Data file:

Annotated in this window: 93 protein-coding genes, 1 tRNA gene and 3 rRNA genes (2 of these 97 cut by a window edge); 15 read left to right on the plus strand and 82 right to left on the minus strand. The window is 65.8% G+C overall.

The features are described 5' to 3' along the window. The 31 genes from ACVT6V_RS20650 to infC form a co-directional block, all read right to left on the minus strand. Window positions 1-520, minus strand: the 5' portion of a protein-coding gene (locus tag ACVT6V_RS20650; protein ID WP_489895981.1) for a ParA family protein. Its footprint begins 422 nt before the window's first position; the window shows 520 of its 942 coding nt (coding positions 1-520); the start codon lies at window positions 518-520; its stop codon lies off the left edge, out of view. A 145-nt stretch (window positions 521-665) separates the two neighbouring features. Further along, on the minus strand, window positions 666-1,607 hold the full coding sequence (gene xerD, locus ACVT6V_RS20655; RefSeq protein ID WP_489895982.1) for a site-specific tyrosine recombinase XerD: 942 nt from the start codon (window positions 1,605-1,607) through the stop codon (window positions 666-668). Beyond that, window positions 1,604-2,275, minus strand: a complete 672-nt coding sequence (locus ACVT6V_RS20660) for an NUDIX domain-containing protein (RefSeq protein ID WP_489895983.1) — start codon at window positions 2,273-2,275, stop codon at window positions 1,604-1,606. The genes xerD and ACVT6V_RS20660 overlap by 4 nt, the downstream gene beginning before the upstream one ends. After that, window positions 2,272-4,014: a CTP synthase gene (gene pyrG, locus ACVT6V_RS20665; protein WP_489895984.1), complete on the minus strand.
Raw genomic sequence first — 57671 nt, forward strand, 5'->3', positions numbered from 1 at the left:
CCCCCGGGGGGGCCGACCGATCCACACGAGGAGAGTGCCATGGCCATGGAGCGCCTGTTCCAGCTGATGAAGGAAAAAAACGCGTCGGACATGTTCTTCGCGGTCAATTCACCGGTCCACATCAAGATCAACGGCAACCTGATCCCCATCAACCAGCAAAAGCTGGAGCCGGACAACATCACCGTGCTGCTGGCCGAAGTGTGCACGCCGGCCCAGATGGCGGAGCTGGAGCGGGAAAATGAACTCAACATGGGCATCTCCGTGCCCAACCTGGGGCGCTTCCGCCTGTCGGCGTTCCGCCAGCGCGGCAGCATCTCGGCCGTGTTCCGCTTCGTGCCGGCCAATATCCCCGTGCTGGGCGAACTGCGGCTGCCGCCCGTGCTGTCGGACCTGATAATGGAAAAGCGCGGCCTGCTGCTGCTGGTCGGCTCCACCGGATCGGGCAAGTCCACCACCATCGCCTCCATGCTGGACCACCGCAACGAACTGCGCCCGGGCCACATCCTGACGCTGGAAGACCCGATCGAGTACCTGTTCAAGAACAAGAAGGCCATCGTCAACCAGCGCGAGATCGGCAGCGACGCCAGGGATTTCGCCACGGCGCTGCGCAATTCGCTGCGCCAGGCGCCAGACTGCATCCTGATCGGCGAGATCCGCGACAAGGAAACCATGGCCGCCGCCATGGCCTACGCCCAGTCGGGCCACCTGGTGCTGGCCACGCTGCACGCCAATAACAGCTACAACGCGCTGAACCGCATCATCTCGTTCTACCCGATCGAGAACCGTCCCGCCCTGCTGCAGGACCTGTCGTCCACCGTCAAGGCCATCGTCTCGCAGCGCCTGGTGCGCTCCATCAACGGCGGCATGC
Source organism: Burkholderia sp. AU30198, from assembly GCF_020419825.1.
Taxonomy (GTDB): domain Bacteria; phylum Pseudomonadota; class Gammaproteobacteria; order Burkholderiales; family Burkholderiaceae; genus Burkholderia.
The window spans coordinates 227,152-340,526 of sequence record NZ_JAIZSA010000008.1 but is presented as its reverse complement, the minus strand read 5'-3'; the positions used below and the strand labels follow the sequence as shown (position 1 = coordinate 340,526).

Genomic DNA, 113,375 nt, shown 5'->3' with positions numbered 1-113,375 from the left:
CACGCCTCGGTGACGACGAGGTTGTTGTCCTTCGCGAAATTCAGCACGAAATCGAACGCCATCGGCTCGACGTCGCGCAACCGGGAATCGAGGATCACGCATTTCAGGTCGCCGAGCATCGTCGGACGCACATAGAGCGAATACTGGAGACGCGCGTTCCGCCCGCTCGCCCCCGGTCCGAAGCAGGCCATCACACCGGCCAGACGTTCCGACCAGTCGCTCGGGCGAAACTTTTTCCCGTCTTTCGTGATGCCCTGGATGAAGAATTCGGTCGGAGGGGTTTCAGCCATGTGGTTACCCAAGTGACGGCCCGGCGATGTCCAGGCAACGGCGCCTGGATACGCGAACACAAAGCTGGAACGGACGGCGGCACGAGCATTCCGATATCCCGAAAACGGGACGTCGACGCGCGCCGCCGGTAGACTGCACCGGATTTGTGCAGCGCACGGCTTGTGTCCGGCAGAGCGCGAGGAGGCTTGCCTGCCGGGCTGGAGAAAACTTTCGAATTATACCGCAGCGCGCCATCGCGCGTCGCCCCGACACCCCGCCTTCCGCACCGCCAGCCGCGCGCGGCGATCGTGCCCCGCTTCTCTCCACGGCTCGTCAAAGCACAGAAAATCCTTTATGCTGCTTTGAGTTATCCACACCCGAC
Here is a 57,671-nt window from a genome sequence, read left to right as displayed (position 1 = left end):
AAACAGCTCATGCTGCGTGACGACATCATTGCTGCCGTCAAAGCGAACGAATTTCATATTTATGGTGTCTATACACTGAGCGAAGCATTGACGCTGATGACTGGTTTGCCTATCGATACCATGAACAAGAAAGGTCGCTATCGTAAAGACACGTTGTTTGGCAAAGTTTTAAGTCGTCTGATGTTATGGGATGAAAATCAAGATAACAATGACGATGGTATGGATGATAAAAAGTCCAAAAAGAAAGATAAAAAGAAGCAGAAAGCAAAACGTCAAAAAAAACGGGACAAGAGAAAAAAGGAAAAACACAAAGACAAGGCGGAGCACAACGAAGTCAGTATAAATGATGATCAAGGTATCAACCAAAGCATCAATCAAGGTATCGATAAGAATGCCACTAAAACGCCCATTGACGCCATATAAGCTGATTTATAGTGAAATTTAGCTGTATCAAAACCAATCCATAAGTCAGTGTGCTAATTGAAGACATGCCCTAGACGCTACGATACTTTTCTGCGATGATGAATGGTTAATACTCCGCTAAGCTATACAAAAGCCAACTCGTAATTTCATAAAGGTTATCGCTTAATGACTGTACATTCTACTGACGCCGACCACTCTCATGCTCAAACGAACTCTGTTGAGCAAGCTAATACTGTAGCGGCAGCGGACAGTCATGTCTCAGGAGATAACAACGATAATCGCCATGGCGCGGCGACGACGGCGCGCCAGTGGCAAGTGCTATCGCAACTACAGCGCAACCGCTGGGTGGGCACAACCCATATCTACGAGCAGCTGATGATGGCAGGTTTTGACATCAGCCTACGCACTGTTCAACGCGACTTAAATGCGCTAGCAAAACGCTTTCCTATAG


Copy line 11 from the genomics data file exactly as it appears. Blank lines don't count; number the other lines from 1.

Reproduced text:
AAACAGCTCATGCTGCGTGACGACATCATTGCTGCCGTCAAAGCGAACGAATTTCATATTTATGGTGTCTATACACTGAGCGAAGCATTGACGCTGATGACTGGTTTGCCTATCGATACCATGAACAAGAAAGGTCGCTATCGTAAAGACACGTTGTTTGGCAAAGTTTTAAGTCGTCTGATGTTATGGGATGAAAATCAAGATAACAATGACGATGGTATGGATGATAAAAAGTCCAAAAAGAAAGATAAAAAGAAGCAGAAAGCAAAACGTCAAAAAAAACGGGACAAGAGAAAAAAGGAAAAACACAAAGACAAGGCGGAGCACAACGAAGTCAGTATAAATGATGATCAAGGTATCAACCAAAGCATCAATCAAGGTATCGATAAGAATGCCACTAAAACGCCCATTGACGCCATATAAGCTGATTTATAGTGAAATTTAGCTGTATCAAAACCAATCCATAAGTCAGTGTGCTAATTGAAGACATGCCCTAGACGCTACGATACTTTTCTGCGATGATGAATGGTTAATACTCCGCTAAGCTATACAAAAGCCAACTCGTAATTTCATAAAGGTTATCGCTTAATGACTGTACATTCTACTGACGCCGACCACTCTCATGCTCAAACGAACTCTGTTGAGCAAGCTAATACTGTAGCGGCAGCGGACAGTCATGTCTCAGGAGATAACAACGATAATCGCCATGGCGCGGCGACGACGGCGCGCCAGTGGCAAGTGCTATCGCAACTACAGCGCAACCGCTGGGTGGGCACAACCCATATCTACGAGCAGCTGATGATGGCAGGTTTTGACATCAGCCTACGCACTGTTCAACGCGACTTAAATGCGCTAGCAAAACGCTTTCCTATAG